Stay up.Listen.

When I saw this month’s topic of staying connected to your teenage son, I laughed.  I’ve got the answer for you,  you’re just not going to like it! Here’s my advice: Stay up late and listen.

Stay Up and Listen

Stay Up and Listen

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At my house it looks like this…I’m exhausted and really want to be in bed, but the trouble is that I’m so tired I don’t want to walk upstairs, so I sit there piddling around on social media. Finally, with my eyes about to start bleeding, I reach to close my computer and stumble up to my room and fall into bed.

Not so fast there, Melanie,

“Mom? Have you got a minute?”

My insides let out a gut-wrenching NOOOOOOOO!!!!!!! while I calmly reply,

“Sure, honey. What’s on your mind?”  I glance around frantically noticing that my dear husband has slipped upstairs and our son and I are alone. My heart sinks. (Hey, I’m only human and I was utterly exhausted.)

“I just wanted to talk. I’ve got some stuff on my mind…” he confesses and an hour later I’m even more tired, but I’m so glad I stayed up.

Those times when everyone else is in bed are rich. They’re parenting on steroids. Always stay up when they ask. Always. No matter how much it stinks. Just get some coffee or something, okay?

The other part is listening, which is harder than it sounds.

Sometimes teens talk on and on about things we don’t care about at all.Listen anyway. Sound interested. After all, you are interested in your son, aren’t you?

Sometimes they are worried about things that are silly. Or determined to talk about something urgently that’s not urgent at all.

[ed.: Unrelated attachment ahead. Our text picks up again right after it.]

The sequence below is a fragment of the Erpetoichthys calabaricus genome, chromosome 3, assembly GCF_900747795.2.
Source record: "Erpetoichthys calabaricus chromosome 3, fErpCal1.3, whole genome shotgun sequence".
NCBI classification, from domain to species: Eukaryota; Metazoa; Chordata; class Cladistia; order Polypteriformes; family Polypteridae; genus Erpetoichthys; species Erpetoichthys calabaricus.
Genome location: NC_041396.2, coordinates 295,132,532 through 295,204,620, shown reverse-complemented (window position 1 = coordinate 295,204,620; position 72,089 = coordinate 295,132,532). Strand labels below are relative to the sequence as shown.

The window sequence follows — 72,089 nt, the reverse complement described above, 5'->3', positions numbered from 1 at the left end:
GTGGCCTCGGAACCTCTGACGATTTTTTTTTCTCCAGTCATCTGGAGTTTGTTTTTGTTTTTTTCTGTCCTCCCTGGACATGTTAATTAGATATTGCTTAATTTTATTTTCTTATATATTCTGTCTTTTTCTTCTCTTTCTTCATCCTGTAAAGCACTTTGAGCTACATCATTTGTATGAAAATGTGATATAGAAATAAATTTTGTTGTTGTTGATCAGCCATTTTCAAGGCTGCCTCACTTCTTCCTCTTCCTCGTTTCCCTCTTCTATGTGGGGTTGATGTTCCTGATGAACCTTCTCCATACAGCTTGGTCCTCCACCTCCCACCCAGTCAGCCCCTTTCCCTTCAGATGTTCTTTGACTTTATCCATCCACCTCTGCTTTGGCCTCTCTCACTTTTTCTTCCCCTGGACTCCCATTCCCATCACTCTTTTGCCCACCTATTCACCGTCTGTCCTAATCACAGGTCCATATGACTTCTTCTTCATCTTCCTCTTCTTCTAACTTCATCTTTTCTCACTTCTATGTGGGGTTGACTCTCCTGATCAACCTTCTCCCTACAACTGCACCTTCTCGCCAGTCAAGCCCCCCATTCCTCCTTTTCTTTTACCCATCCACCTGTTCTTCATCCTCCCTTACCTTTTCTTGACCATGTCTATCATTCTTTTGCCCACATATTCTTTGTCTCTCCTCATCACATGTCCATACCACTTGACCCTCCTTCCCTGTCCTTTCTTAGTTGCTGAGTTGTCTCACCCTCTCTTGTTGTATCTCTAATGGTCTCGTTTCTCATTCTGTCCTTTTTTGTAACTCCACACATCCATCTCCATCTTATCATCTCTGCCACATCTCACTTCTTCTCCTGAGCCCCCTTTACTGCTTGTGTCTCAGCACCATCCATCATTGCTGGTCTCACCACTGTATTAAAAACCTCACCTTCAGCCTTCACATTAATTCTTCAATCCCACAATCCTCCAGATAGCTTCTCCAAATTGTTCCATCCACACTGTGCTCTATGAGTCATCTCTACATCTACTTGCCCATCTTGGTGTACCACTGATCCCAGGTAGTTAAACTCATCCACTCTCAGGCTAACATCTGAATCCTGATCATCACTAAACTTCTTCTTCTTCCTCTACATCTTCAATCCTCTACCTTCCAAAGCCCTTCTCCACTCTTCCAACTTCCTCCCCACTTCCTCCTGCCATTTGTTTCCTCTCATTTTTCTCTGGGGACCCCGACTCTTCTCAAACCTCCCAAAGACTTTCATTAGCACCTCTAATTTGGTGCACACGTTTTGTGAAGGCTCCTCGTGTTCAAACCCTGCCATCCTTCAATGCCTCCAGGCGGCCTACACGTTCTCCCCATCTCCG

Listen anyway.

Sometimes they just want to chat at really inconvenient times. Seriously, their melatonin production is a couple of hours off and they get sleepy later and wake up later. Pry your eyelids open and listen. Before you know it, they’ll be off at college. Listen while you can.

I am laughing, but every word is true. Teens want to talk late at night, alone, at inconvenient times. You may not feel like you want to listen, but teens are quiet when you feel like talking and open up when you feel like sleeping. It’s worth it, though, because when mom is there to listen when they need her, when she listens to what they care about, they keep coming back. They keep asking for advice. You can’t beat that.

Our adult sons have become some of our best friends. We enjoy them so much – and they enjoy us. It took a lot of late nights to get here, though, so grab a cup of coffee and say, “What’s on your mind, son?” and listen.  You’ll be glad you did.

Pray with me. Father, please help us to remember to be gracious when our guys want to talk late at night. Help us to remember what’s really important and not all we have to do tomorrow. Help us listen and give us wisdom to give our boys. In Christ’s name.

Related Resources

We have three great webinar series for parents that will help you navigate all these things: Preflight, for teens and their parents, will help you get them ready to launch into the world. Boot Camp 9-12, for parents of boys nine to twelve or so, will help you get past the emotional swings and addleheadedness to get them geared up for the teen years. Boyhood Boot Camp is for parents of younger boys who want to learn all they can about raising godly sons. We’d love for you to join us at one of them!



Yours in the battle,